History of Hughes Township, Nodaway County, Missouri
From: The History of Nodaway County, Missouri
National Historical Company
St. Joseph, Mo.: 1882


At the April Special Term, 1845, the following order of court appears, establishing Hughes Township:

"All that territory within the following limits shall be called and known by the name of Hughes Township, to wit:

Beginning at the southwest corner of Atchison Township; thence southward on the line dividing Nodaway County from Atchison and Holt Counties toe the southern boundary of Nodaway County. Thence east on the line dividing Nodaway and Andrew Counties to the divide between Nodaway River and White Cloud. Thence north on said divide till it intersects Atchison Township."

The court, June 14th, 1866, passed an order defining the bounds of Hughes Township, as follows:

"Commencing at the northeast corner of section 15, township 63, range 36; thence west between sections 10 and 15, 9 and 16 to the northwest corner of section 16, township 63, range 36; thence north between sections 8 and 9 to the northeast corner of section 8; thence west between 5 and 8, 6 and 7, township 63, range 36, and sections 1 and 12, 2 and 11, 3 and to, 4 and 9, 5 and 8, 6 and 7, township 63, range 37, and sections t and 12, 2 and 11, 3 and 1o, township 63, range 38, to the northwest corner of section 10, township 63, range 38; thence south in the center of section and west of county line between sections 9 and 10. 16 and 15, 21 and 22, to the southwest corner of the northwest quarter of section 22; thence east on the center line dividing sections 22, 23 and 24, township 63, range 36, and sections 19, 20 and 21, to the Nodaway River, township 63, range 37; thence meandering with the east bank of said river south to near the southwest corner of the southeast quarter of section 35, township 62, range 37; thence east on the south line of said county to the southeast corner of section 34, township 62, range 36: thence north on section line between sections 34 and 35, 26 and 27, 22 and 23, 14 and 15, w and I 1, 2 and 3, township 62, range 36, and sections 34 and 35, 20 and 27, 14 and 15, to the northeast corner of section 15, township 63, range 36, to the place of beginning."

Subsequently Monroe Township was formed out of territory which originally belonged to Hughes and Green Townships.


Hughes Township is well watered by several creeks whose general bearings are from the northeast toward the southwest, all of them emptying into the Nodaway River. The names of these creeks, as we pass from the south towards the north, are as follows: Halifax, Rain Creek, Elkhorn, McDowell Branch and Bagley Branch. Wolf Hollow empties into the Elkhorn and runs toward the northwest, and the Little Elkhorn runs into the Elkhorn.

The land of Hughes Township, forming a portion of the eastern valley of the Nodaway River, rises with a gentle slope as we pass eastward from the river, with a slight inclination toward the north, and is quite rolling. The river is fringed with beautiful groves along the valley, and some picturesque spurs covered with timber or brush set back for some distance from the river, making a scene, as one descends into the valley toward the west, of unusual beauty.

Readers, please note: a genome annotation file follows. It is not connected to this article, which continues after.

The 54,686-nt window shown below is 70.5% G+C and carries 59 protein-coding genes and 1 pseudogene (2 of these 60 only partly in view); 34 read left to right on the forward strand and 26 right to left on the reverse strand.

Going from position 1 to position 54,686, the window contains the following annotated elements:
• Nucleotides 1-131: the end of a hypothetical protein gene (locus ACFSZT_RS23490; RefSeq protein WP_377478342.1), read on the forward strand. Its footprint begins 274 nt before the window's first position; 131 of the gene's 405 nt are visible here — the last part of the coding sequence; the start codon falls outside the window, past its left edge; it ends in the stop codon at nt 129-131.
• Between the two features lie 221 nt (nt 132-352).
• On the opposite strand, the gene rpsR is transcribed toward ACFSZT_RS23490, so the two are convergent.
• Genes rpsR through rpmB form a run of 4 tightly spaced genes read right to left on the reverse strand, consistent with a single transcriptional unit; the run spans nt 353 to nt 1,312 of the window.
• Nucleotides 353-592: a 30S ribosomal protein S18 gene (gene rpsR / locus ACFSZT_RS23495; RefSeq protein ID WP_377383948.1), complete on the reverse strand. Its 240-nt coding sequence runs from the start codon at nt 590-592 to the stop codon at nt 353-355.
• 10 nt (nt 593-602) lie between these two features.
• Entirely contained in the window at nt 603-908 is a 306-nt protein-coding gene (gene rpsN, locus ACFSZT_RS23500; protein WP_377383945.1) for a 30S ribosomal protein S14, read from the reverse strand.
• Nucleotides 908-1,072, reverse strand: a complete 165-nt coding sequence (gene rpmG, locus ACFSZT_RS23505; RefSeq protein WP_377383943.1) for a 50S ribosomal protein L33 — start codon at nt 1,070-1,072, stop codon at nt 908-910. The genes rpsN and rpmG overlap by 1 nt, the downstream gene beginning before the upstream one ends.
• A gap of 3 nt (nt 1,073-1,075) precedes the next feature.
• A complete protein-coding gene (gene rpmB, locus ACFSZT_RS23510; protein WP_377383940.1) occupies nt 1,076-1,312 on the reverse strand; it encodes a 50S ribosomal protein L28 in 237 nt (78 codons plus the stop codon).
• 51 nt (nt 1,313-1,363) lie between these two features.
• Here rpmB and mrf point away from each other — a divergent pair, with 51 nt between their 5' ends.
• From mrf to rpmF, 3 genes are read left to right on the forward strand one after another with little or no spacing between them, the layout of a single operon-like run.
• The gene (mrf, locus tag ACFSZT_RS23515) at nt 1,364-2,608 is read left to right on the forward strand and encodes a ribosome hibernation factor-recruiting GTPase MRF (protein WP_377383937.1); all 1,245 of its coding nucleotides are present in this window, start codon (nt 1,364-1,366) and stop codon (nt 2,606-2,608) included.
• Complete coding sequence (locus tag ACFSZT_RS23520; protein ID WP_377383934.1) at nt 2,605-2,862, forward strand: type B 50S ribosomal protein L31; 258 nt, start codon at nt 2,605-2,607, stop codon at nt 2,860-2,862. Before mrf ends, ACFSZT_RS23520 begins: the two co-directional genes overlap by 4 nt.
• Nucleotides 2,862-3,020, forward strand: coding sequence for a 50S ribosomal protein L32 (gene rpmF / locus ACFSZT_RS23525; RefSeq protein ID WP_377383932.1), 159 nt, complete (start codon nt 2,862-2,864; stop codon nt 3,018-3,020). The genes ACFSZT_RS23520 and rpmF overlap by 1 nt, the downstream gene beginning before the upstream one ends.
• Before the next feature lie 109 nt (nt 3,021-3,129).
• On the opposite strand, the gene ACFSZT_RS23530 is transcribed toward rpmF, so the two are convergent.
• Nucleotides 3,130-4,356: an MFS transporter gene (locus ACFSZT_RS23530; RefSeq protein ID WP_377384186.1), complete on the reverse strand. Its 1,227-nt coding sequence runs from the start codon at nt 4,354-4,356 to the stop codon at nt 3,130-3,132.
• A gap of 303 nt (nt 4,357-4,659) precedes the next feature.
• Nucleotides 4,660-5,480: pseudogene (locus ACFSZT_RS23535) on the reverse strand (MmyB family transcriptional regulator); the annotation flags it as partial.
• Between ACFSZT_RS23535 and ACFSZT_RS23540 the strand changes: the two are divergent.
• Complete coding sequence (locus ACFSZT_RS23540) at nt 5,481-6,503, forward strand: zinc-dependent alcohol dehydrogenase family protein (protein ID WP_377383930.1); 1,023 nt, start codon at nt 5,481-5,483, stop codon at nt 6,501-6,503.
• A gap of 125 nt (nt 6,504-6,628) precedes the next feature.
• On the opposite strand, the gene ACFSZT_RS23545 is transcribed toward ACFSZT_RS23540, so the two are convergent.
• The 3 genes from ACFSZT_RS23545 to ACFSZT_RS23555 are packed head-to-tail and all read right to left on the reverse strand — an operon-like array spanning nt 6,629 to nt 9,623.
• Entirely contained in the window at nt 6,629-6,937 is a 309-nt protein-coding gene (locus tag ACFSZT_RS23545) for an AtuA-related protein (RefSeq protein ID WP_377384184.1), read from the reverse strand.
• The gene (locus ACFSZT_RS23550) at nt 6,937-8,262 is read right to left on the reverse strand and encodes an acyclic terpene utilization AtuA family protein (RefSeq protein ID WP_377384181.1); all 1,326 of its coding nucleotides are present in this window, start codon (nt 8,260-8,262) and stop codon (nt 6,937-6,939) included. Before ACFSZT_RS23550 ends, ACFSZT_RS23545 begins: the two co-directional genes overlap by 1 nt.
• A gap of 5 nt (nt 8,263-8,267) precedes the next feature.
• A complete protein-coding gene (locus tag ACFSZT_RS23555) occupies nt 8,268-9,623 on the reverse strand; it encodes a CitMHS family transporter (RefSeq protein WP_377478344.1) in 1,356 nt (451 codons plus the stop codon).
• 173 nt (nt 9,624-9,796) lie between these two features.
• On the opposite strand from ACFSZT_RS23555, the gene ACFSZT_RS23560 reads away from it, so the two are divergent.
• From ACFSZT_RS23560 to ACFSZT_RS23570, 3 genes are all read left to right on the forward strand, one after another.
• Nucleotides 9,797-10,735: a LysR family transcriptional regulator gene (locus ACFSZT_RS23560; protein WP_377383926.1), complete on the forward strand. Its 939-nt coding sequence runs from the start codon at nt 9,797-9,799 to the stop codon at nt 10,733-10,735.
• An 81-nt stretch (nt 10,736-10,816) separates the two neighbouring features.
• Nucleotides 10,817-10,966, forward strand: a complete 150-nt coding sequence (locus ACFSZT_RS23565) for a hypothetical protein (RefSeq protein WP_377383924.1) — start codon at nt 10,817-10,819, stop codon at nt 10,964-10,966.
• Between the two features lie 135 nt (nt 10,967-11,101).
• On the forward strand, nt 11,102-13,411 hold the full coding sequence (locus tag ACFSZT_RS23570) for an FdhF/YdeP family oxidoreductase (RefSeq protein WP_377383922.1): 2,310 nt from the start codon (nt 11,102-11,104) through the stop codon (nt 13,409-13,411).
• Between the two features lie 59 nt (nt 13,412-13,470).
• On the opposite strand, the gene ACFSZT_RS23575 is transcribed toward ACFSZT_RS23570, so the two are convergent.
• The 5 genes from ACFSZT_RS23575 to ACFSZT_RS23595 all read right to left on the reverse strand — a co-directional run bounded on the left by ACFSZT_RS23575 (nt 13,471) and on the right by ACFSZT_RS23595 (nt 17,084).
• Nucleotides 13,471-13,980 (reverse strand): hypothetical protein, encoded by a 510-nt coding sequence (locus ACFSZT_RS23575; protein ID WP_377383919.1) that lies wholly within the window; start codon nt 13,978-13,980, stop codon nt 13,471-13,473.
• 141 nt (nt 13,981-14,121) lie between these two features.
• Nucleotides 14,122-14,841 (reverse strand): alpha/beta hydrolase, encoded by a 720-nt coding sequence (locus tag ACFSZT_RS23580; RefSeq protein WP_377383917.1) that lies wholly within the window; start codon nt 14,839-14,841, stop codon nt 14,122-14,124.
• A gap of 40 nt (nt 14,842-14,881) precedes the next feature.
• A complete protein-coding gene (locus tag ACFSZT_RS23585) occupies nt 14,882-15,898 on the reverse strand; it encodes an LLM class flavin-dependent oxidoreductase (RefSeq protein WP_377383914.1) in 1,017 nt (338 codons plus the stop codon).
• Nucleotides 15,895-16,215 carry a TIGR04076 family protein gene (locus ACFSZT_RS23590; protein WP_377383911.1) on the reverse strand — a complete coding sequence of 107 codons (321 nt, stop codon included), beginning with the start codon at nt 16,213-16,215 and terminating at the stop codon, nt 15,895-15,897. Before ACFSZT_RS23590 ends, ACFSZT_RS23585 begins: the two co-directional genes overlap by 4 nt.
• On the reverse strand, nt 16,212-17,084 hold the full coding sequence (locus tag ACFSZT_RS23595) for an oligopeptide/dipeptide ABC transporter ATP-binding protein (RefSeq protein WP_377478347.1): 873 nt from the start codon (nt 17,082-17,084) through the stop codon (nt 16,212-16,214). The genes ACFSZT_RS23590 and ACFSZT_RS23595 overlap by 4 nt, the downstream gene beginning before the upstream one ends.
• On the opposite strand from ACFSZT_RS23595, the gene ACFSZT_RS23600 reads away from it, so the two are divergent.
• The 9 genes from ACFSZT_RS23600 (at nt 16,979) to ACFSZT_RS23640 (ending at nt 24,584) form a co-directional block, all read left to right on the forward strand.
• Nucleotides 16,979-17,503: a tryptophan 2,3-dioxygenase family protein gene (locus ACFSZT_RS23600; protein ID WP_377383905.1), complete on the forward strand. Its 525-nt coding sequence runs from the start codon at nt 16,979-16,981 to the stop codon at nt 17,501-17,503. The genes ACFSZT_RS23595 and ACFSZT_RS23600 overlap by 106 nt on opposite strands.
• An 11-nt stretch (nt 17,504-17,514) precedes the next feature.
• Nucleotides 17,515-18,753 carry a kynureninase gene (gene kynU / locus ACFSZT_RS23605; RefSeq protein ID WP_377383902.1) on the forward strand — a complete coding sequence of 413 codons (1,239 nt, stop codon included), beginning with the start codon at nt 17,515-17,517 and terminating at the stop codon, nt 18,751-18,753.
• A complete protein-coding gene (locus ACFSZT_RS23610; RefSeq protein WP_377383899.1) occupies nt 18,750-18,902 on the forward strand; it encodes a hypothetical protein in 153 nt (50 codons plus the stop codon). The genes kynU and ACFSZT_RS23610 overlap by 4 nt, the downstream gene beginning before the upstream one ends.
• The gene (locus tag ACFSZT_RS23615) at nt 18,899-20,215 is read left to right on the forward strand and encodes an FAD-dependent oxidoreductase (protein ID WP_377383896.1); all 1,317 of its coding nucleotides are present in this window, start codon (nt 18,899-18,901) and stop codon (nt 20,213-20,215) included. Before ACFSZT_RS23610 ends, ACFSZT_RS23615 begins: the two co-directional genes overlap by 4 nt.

The soil of the township is a rich vegetable mold resting on a subsoil in which the Loess of the bluff formation is about equally intermixed with the usual clay subsoil of the county. This combination makes an excellent soil, being light and easily worked, and so porous that water rarely stands upon it, yet possessing such power of capillary attraction that it is not materially affected by drouth.

Hughes Township presents unusual attractions to the farmer, the horticulturist and to the stock grower. The natural resources are abundant, nothing seeming to have been left out that can contribute to the comfort of man. The soil is rich and deep, the country is well watered by streams, springs burst out of the hillsides, excellent well water is found twelve to fifty feet deep; there is an abundance of excellent timber, coal outcrops in veins, there are fine stone quarries of both limestone and freestone, and there is a beauty in the landscape and a pastoral loveliness to the scene quite charming to the observer. All the cereals of the Upper Missouri Valley flourish, and the grasses are luxuriant. Farmers have reported as high an average as 108 bushels of corn to the acre by actual measurement. Improved grades of cattle and sheep have been introduced. The first short horn bull ever shown at the Nodaway County Fair was exhibited by Mr. H. C. Linville, who resides near Graham. The farmers have an air of contentment about their comfortable homes that seems to say that "their lines have fallen to them in pleasant places, and they have a goodly heritage."

There is a tradition that. the Elkhorn derived its name from the following circumstance connected with pioneer life: It seems that a man killed an elk near Graham, stopped, built a fire and cooked some of the meat. The horns of the elk being very large, he cut off the elk's head, and hung the horns on or set them up by a tree, where they remained for a long time. The place becoming known as the Elkhorn, the name was afterward naturally given to the creek that flowed near by.


The first white man to locate in Hughes Township, and in fact to settle in the County of Nodaway, was Isaac Hogan, to whom we have already referred in our chapter on " Early Settlements." We take the following from the admirable address of Dr. J. W. Morgan, delivered at Graham on July 4, 1879: